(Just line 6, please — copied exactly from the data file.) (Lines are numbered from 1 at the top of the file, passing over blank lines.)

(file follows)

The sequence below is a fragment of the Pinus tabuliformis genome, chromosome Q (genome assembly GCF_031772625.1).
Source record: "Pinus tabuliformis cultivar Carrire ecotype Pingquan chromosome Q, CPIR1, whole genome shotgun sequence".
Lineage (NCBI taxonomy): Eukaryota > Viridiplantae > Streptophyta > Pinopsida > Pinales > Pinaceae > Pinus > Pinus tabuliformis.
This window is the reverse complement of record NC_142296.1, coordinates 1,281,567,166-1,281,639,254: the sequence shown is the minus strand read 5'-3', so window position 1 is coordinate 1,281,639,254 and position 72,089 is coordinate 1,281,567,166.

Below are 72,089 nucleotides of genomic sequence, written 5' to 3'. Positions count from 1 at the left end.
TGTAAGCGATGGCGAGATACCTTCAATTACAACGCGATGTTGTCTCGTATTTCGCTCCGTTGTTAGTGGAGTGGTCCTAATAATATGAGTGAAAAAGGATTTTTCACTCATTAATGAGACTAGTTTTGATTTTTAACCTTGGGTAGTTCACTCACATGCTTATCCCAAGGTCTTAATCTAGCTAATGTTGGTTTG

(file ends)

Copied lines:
TGTAAGCGATGGCGAGATACCTTCAATTACAACGCGATGTTGTCTCGTATTTCGCTCCGTTGTTAGTGGAGTGGTCCTAATAATATGAGTGAAAAAGGATTTTTCACTCATTAATGAGACTAGTTTTGATTTTTAACCTTGGGTAGTTCACTCACATGCTTATCCCAAGGTCTTAATCTAGCTAATGTTGGTTTG